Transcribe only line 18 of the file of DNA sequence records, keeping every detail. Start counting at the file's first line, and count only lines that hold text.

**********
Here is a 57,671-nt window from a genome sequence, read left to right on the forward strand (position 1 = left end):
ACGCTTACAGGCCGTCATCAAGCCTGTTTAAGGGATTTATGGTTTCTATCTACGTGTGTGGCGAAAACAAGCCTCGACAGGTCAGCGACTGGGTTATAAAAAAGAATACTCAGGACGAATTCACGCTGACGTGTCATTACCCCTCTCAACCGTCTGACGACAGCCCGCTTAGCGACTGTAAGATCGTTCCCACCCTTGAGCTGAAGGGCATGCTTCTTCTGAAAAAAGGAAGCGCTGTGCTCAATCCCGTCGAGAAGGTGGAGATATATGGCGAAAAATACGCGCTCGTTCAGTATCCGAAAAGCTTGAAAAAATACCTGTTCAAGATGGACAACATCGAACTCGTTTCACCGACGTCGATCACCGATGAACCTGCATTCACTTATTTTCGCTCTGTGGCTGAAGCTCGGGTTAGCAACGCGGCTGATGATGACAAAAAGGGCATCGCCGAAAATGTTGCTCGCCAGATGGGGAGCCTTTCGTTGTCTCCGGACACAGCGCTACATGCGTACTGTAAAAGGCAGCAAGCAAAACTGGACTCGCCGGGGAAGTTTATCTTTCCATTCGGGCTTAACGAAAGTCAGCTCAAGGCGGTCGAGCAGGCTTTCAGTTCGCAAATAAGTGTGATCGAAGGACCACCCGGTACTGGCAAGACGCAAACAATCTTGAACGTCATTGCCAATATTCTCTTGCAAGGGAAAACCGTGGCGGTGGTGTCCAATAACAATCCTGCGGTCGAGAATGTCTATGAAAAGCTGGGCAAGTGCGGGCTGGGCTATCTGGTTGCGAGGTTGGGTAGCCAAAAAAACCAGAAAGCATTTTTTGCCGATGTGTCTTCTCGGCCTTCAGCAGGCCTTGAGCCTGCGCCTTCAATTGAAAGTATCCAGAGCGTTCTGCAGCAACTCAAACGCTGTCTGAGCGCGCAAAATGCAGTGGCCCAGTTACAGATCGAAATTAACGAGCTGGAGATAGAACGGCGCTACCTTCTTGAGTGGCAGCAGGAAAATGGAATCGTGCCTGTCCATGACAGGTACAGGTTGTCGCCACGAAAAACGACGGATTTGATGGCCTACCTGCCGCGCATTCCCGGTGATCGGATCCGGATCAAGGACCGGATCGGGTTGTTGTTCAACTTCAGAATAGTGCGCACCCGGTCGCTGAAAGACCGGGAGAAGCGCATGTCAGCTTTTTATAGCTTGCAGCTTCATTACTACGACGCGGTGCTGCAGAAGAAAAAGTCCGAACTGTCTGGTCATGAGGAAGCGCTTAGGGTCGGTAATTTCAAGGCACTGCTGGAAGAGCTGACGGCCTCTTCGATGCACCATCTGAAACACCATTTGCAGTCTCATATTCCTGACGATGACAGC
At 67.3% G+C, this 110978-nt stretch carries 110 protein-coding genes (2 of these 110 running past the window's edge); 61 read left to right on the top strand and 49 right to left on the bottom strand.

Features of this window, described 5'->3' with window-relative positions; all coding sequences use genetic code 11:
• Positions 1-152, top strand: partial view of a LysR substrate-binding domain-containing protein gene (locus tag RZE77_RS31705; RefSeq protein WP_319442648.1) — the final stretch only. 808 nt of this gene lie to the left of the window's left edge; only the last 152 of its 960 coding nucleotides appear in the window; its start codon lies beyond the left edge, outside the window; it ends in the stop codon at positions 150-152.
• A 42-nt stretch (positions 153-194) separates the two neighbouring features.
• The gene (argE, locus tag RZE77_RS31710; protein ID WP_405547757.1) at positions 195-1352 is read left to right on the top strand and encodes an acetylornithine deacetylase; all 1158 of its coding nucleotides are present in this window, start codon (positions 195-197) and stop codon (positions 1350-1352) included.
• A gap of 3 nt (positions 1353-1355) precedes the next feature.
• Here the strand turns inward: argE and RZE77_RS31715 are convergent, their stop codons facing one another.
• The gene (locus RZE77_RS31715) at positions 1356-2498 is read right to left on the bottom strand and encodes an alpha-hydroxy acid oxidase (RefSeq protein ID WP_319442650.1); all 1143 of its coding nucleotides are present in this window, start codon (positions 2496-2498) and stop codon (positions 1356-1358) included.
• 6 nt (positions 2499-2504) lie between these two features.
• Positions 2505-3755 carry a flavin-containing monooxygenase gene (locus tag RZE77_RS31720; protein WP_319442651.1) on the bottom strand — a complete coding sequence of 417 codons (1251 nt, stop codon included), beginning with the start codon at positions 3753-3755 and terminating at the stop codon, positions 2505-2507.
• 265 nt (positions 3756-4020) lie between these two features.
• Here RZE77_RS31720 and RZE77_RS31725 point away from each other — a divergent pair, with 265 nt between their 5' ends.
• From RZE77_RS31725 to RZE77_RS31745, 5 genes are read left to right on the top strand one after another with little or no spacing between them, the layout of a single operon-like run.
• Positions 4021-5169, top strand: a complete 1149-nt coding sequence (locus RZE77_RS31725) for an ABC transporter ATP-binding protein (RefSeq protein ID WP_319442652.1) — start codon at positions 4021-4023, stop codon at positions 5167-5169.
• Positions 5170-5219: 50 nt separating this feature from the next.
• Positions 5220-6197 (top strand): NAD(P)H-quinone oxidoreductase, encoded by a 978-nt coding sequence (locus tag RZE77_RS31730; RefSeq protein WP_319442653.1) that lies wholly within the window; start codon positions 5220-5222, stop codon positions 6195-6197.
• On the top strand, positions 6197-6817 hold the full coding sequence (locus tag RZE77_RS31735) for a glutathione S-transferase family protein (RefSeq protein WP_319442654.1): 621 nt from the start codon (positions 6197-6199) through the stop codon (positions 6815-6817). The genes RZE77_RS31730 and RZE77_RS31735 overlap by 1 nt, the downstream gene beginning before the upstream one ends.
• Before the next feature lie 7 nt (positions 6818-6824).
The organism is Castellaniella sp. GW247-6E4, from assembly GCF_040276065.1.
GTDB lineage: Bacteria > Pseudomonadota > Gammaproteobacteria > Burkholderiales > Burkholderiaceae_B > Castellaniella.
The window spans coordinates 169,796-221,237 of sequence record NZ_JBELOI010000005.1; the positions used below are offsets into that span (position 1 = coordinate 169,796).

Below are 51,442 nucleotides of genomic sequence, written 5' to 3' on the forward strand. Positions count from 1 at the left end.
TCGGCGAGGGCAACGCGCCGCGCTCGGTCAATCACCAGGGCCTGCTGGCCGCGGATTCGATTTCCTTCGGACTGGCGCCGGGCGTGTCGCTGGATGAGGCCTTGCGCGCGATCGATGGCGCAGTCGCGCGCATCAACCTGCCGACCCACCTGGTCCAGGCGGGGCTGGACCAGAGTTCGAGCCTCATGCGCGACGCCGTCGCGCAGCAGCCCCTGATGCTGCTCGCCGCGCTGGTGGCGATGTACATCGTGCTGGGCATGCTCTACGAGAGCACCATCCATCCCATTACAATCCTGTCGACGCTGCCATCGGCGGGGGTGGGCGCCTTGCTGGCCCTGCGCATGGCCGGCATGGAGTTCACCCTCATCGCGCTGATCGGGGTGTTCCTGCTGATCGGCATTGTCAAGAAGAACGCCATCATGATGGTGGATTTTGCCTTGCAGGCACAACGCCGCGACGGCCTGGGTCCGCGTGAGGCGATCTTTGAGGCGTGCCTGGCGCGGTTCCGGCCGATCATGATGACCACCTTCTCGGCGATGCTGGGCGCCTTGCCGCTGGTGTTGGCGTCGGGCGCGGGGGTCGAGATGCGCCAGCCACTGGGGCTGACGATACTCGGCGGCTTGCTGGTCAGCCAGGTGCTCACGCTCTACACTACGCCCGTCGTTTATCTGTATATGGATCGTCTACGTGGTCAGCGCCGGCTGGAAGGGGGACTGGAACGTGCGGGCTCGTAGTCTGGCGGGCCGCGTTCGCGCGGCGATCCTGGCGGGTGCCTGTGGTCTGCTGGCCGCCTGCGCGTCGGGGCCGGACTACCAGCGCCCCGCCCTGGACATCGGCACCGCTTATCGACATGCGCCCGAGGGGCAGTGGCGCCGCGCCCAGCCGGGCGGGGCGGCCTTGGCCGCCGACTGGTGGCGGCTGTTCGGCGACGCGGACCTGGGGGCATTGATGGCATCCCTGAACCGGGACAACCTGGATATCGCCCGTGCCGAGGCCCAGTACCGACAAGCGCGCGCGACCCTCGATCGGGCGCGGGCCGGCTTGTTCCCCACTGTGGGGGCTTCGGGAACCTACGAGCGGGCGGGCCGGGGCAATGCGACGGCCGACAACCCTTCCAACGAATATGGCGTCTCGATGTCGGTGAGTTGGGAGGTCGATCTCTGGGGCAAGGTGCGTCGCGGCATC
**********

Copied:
• Positions 5220-6197 (top strand): NAD(P)H-quinone oxidoreductase, encoded by a 978-nt coding sequence (locus tag RZE77_RS31730; RefSeq protein WP_319442653.1) that lies wholly within the window; start codon positions 5220-5222, stop codon positions 6195-6197.